In March 2019, I laid out the basic steps to consider when entering into an M&A transaction.
As mentioned in my February 2019 article, every successful attorney should be adaptable. I flexed this muscle at the end of last year representing a first-time buyer in an unusual acquisition. My client worked for the target company for 13 years. She spent the better part of last year negotiating the terms of her offer with the owner/seller.
Because the company held a certification from the Women’s Business Enterprise National Council (WBENC) that could not be transferred/sold to a purchaser of assets, this deal was structured as a stock sale. In stock sales, all of the liabilities of the target are transferred to buyer, as opposed to an asset sale, where certain liabilities can be excluded and remain solely seller’s responsibility.
Typically when representing buyers in stock deals, I recommend doing a thorough due diligence review of the target. Because my client was effectively running this business, had spent months investigating and negotiating to buy it and had a tight transaction budget, she felt comfortable she knew where all the skeletons were buried, and I wasn’t authorized to undertake the due diligence that would customarily be performed.
As stated in my March 2019 article, it’s common for buyer’s attorney to prepare the initial draft of the purchase agreement. In this unconventional deal, however, seller’s counsel served up an initial draft that was 4-pages, double-spaced, devoid of representations or warranties, and provided no indemnity whatsoever.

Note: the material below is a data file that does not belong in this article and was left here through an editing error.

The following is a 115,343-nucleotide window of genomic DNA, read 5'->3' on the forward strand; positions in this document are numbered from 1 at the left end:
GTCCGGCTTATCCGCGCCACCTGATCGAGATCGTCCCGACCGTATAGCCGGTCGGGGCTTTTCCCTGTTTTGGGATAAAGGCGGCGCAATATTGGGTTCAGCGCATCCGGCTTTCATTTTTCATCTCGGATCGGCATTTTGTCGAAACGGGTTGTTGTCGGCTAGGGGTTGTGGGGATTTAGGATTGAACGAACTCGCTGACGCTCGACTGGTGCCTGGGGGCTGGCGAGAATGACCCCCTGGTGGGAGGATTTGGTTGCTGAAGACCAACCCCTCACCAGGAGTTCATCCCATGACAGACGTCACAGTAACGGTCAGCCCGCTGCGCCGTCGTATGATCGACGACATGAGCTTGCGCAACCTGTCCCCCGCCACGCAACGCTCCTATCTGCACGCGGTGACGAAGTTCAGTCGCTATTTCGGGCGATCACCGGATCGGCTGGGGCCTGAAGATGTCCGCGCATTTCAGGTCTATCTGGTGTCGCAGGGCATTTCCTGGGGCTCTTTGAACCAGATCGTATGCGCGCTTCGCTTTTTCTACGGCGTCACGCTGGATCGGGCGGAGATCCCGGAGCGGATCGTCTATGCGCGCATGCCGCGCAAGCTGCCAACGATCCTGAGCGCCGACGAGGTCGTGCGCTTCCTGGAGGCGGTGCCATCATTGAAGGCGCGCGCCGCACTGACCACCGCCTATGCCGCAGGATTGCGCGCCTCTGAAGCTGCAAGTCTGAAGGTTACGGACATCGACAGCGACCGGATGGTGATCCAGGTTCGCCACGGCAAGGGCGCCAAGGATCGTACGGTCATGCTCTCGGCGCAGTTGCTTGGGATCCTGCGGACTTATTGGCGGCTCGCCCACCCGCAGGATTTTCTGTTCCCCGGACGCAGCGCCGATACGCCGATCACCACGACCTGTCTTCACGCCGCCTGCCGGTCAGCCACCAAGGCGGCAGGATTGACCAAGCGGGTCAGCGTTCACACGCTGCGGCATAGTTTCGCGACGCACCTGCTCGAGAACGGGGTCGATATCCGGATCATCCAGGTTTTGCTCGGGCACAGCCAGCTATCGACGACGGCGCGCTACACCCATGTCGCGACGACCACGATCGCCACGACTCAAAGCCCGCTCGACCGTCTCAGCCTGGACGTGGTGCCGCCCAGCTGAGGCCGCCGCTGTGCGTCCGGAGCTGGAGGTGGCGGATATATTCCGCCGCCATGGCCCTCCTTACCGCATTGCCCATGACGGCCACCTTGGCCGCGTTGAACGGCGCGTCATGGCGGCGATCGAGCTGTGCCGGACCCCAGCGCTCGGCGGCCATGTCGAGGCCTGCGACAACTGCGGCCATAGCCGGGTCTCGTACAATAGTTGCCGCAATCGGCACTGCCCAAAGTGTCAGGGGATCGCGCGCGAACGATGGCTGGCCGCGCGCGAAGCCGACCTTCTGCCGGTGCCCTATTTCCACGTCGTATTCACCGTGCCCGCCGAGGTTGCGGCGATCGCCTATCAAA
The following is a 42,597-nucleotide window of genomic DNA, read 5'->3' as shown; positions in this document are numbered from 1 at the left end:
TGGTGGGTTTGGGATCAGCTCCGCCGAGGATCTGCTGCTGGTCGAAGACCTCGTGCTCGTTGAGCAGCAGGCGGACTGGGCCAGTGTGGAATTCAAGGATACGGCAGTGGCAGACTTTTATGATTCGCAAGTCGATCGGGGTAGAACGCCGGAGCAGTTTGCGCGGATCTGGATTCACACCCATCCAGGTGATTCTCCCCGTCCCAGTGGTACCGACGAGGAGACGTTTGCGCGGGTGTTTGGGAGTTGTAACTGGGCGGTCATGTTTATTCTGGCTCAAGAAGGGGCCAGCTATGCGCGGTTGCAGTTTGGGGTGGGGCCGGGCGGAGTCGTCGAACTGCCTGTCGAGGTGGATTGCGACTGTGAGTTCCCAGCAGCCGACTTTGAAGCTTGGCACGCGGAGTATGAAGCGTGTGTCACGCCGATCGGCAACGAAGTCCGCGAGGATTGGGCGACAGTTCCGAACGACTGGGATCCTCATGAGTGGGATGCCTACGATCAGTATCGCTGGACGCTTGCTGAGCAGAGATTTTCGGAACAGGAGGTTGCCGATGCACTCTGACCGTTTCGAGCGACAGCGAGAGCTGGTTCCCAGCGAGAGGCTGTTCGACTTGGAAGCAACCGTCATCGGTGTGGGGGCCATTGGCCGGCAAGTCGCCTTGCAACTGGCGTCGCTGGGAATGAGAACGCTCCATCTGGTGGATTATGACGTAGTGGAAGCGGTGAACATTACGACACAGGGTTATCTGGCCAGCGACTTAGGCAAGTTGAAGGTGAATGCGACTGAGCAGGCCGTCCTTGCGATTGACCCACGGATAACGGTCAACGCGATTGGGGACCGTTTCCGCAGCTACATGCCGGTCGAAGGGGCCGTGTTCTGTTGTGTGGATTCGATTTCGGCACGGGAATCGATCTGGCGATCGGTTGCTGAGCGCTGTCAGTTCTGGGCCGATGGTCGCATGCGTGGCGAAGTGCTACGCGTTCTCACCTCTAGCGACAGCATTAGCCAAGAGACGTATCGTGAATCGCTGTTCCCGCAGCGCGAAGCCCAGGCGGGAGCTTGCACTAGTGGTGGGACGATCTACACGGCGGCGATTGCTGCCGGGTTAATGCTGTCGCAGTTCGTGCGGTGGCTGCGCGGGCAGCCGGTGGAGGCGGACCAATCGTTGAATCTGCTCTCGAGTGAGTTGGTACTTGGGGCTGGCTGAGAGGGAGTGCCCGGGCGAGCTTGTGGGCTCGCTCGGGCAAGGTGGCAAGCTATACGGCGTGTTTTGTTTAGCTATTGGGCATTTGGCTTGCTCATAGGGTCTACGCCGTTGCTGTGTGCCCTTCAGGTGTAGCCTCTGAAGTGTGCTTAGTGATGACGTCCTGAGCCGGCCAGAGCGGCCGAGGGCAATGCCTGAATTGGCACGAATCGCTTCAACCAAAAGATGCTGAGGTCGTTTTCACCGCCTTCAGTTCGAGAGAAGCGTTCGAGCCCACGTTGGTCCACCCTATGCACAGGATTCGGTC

So rather than provide a few comments, I had a lot of rewriting to do. This was challenging because even though my client was directly involved in the business, as the buyer of stock, she was entitled to receive the same protections that any third party purchaser would expect.
I successfully produced an agreement that elicited from seller sufficient information about the target’s business, without overwhelming the parties with an overly-comprehensive agreement more appropriate for an arm’s-length transaction between unaffiliated parties. Surprisingly, all of my changes were acceptable to seller’s counsel.
In determining the nature and scope of the representations and warranties to be included, I sought to have seller provide as much information as possible about the business through the disclosure schedules. In my May 2019 article, I said that schedules to a purchase agreement disclose exceptions to the representations. They also provide information to the buyer, such as listing the target’s material contracts, and its clients/customers and employees.
Notwithstanding my efforts to keep this deal reasonably arm’s-length, I learned my client was preparing the disclosure schedules on behalf — and as an employee — of seller. This was highly unusual, but because she had been running the business, she seemed to know more about the day-to-day operations than the owner herself. It was a win that seller agreed to stand behind her representations and warranties by fully indemnifying buyer.